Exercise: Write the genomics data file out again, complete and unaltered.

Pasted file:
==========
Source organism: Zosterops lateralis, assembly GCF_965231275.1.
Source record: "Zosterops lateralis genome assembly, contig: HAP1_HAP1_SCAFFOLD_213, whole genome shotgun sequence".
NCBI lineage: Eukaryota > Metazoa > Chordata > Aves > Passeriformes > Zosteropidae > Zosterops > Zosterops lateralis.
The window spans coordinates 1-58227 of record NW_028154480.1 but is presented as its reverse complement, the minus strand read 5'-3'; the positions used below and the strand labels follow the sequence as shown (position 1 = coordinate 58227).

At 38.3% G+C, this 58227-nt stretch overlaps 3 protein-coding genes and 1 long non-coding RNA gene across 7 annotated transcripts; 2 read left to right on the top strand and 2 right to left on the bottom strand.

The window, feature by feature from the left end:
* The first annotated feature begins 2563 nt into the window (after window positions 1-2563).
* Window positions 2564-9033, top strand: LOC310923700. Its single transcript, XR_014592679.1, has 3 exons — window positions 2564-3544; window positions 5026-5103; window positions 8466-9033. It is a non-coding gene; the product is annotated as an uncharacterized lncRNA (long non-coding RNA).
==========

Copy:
Source organism: Zosterops lateralis, assembly GCF_965231275.1.
Source record: "Zosterops lateralis genome assembly, contig: HAP1_HAP1_SCAFFOLD_213, whole genome shotgun sequence".
NCBI lineage: Eukaryota > Metazoa > Chordata > Aves > Passeriformes > Zosteropidae > Zosterops > Zosterops lateralis.
The window spans coordinates 1-58227 of record NW_028154480.1 but is presented as its reverse complement, the minus strand read 5'-3'; the positions used below and the strand labels follow the sequence as shown (position 1 = coordinate 58227).

At 38.3% G+C, this 58227-nt stretch overlaps 3 protein-coding genes and 1 long non-coding RNA gene across 7 annotated transcripts; 2 read left to right on the top strand and 2 right to left on the bottom strand.

The window, feature by feature from the left end:
* The first annotated feature begins 2563 nt into the window (after window positions 1-2563).
* Window positions 2564-9033, top strand: LOC310923700. Its single transcript, XR_014592679.1, has 3 exons — window positions 2564-3544; window positions 5026-5103; window positions 8466-9033. It is a non-coding gene; the product is annotated as an uncharacterized lncRNA (long non-coding RNA).